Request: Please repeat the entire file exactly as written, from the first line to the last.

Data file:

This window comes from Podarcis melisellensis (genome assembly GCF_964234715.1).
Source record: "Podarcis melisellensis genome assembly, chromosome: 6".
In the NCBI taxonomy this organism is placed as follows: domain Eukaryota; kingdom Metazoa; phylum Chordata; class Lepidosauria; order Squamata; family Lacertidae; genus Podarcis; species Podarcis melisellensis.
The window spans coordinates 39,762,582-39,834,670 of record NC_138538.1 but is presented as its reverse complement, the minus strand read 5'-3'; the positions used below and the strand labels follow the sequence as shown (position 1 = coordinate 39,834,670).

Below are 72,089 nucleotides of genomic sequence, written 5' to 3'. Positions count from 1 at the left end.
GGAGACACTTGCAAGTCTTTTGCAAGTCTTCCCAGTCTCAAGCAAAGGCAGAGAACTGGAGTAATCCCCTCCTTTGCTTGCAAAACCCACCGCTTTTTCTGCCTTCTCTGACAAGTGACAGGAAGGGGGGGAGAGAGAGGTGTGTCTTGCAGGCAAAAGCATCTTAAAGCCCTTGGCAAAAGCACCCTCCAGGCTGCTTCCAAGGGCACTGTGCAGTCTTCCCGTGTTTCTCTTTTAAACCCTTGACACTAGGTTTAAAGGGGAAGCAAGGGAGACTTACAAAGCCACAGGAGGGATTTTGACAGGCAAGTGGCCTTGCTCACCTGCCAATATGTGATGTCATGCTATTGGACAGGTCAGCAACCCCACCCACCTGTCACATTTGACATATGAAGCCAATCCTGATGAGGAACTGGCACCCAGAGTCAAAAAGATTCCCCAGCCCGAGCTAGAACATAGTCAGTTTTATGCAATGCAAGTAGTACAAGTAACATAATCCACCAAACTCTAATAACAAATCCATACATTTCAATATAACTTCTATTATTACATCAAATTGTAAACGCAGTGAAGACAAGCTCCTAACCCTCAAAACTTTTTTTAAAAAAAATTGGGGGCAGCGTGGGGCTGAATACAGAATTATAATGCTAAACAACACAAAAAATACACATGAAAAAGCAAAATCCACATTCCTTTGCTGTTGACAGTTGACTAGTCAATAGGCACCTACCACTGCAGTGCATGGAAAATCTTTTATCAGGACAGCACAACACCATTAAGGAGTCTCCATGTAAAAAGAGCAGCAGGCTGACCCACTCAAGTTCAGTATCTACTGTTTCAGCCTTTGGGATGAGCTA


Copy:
This window comes from Podarcis melisellensis (genome assembly GCF_964234715.1).
Source record: "Podarcis melisellensis genome assembly, chromosome: 6".
In the NCBI taxonomy this organism is placed as follows: domain Eukaryota; kingdom Metazoa; phylum Chordata; class Lepidosauria; order Squamata; family Lacertidae; genus Podarcis; species Podarcis melisellensis.
The window spans coordinates 39,762,582-39,834,670 of record NC_138538.1 but is presented as its reverse complement, the minus strand read 5'-3'; the positions used below and the strand labels follow the sequence as shown (position 1 = coordinate 39,834,670).

Below are 72,089 nucleotides of genomic sequence, written 5' to 3'. Positions count from 1 at the left end.
GGAGACACTTGCAAGTCTTTTGCAAGTCTTCCCAGTCTCAAGCAAAGGCAGAGAACTGGAGTAATCCCCTCCTTTGCTTGCAAAACCCACCGCTTTTTCTGCCTTCTCTGACAAGTGACAGGAAGGGGGGGAGAGAGAGGTGTGTCTTGCAGGCAAAAGCATCTTAAAGCCCTTGGCAAAAGCACCCTCCAGGCTGCTTCCAAGGGCACTGTGCAGTCTTCCCGTGTTTCTCTTTTAAACCCTTGACACTAGGTTTAAAGGGGAAGCAAGGGAGACTTACAAAGCCACAGGAGGGATTTTGACAGGCAAGTGGCCTTGCTCACCTGCCAATATGTGATGTCATGCTATTGGACAGGTCAGCAACCCCACCCACCTGTCACATTTGACATATGAAGCCAATCCTGATGAGGAACTGGCACCCAGAGTCAAAAAGATTCCCCAGCCCGAGCTAGAACATAGTCAGTTTTATGCAATGCAAGTAGTACAAGTAACATAATCCACCAAACTCTAATAACAAATCCATACATTTCAATATAACTTCTATTATTACATCAAATTGTAAACGCAGTGAAGACAAGCTCCTAACCCTCAAAACTTTTTTTAAAAAAAATTGGGGGCAGCGTGGGGCTGAATACAGAATTATAATGCTAAACAACACAAAAAATACACATGAAAAAGCAAAATCCACATTCCTTTGCTGTTGACAGTTGACTAGTCAATAGGCACCTACCACTGCAGTGCATGGAAAATCTTTTATCAGGACAGCACAACACCATTAAGGAGTCTCCATGTAAAAAGAGCAGCAGGCTGACCCACTCAAGTTCAGTATCTACTGTTTCAGCCTTTGGGATGAGCTA